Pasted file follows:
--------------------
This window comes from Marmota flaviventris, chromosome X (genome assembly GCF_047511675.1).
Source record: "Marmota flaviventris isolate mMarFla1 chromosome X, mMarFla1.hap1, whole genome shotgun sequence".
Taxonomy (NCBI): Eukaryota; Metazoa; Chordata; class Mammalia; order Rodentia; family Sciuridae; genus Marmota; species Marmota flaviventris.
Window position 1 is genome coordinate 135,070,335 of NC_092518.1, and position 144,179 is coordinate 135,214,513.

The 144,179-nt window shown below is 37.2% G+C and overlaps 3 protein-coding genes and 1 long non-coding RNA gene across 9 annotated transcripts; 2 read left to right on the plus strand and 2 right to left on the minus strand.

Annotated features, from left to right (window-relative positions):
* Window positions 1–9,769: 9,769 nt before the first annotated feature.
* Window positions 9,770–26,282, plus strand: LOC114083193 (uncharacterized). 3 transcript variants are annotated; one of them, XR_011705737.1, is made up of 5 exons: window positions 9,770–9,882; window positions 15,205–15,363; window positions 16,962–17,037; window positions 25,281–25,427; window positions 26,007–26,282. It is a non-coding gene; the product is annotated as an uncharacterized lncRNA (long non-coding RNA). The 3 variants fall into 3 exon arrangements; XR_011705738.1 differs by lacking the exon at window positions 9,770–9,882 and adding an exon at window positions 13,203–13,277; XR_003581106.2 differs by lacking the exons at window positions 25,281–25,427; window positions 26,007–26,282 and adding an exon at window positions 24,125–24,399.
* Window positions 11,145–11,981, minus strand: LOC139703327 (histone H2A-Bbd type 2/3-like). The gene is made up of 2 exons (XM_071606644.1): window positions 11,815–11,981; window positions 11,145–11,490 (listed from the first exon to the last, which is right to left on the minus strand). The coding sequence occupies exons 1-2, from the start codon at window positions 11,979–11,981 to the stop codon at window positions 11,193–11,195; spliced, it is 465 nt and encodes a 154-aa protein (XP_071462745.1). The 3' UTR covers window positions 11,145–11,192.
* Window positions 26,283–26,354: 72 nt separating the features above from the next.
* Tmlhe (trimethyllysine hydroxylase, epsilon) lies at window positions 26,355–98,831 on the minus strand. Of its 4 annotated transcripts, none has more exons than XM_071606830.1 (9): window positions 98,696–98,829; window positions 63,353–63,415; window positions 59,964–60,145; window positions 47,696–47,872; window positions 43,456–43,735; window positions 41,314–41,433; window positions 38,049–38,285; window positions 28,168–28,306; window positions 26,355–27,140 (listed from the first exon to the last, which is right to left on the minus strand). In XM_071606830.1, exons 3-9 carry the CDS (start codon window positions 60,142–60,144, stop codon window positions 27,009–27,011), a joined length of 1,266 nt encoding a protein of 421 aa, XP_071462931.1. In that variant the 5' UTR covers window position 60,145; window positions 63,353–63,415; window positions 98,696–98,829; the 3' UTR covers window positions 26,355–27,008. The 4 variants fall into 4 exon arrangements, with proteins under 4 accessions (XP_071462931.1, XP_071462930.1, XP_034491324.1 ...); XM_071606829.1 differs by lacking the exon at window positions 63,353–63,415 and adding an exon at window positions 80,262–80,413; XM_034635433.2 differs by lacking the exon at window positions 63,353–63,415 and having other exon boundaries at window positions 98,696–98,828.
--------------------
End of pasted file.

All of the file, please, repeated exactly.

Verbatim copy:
This window comes from Marmota flaviventris, chromosome X (genome assembly GCF_047511675.1).
Source record: "Marmota flaviventris isolate mMarFla1 chromosome X, mMarFla1.hap1, whole genome shotgun sequence".
Taxonomy (NCBI): Eukaryota; Metazoa; Chordata; class Mammalia; order Rodentia; family Sciuridae; genus Marmota; species Marmota flaviventris.
Window position 1 is genome coordinate 135,070,335 of NC_092518.1, and position 144,179 is coordinate 135,214,513.

The 144,179-nt window shown below is 37.2% G+C and overlaps 3 protein-coding genes and 1 long non-coding RNA gene across 9 annotated transcripts; 2 read left to right on the plus strand and 2 right to left on the minus strand.

Annotated features, from left to right (window-relative positions):
* Window positions 1–9,769: 9,769 nt before the first annotated feature.
* Window positions 9,770–26,282, plus strand: LOC114083193 (uncharacterized). 3 transcript variants are annotated; one of them, XR_011705737.1, is made up of 5 exons: window positions 9,770–9,882; window positions 15,205–15,363; window positions 16,962–17,037; window positions 25,281–25,427; window positions 26,007–26,282. It is a non-coding gene; the product is annotated as an uncharacterized lncRNA (long non-coding RNA). The 3 variants fall into 3 exon arrangements; XR_011705738.1 differs by lacking the exon at window positions 9,770–9,882 and adding an exon at window positions 13,203–13,277; XR_003581106.2 differs by lacking the exons at window positions 25,281–25,427; window positions 26,007–26,282 and adding an exon at window positions 24,125–24,399.
* Window positions 11,145–11,981, minus strand: LOC139703327 (histone H2A-Bbd type 2/3-like). The gene is made up of 2 exons (XM_071606644.1): window positions 11,815–11,981; window positions 11,145–11,490 (listed from the first exon to the last, which is right to left on the minus strand). The coding sequence occupies exons 1-2, from the start codon at window positions 11,979–11,981 to the stop codon at window positions 11,193–11,195; spliced, it is 465 nt and encodes a 154-aa protein (XP_071462745.1). The 3' UTR covers window positions 11,145–11,192.
* Window positions 26,283–26,354: 72 nt separating the features above from the next.
* Tmlhe (trimethyllysine hydroxylase, epsilon) lies at window positions 26,355–98,831 on the minus strand. Of its 4 annotated transcripts, none has more exons than XM_071606830.1 (9): window positions 98,696–98,829; window positions 63,353–63,415; window positions 59,964–60,145; window positions 47,696–47,872; window positions 43,456–43,735; window positions 41,314–41,433; window positions 38,049–38,285; window positions 28,168–28,306; window positions 26,355–27,140 (listed from the first exon to the last, which is right to left on the minus strand). In XM_071606830.1, exons 3-9 carry the CDS (start codon window positions 60,142–60,144, stop codon window positions 27,009–27,011), a joined length of 1,266 nt encoding a protein of 421 aa, XP_071462931.1. In that variant the 5' UTR covers window position 60,145; window positions 63,353–63,415; window positions 98,696–98,829; the 3' UTR covers window positions 26,355–27,008. The 4 variants fall into 4 exon arrangements, with proteins under 4 accessions (XP_071462931.1, XP_071462930.1, XP_034491324.1 ...); XM_071606829.1 differs by lacking the exon at window positions 63,353–63,415 and adding an exon at window positions 80,262–80,413; XM_034635433.2 differs by lacking the exon at window positions 63,353–63,415 and having other exon boundaries at window positions 98,696–98,828.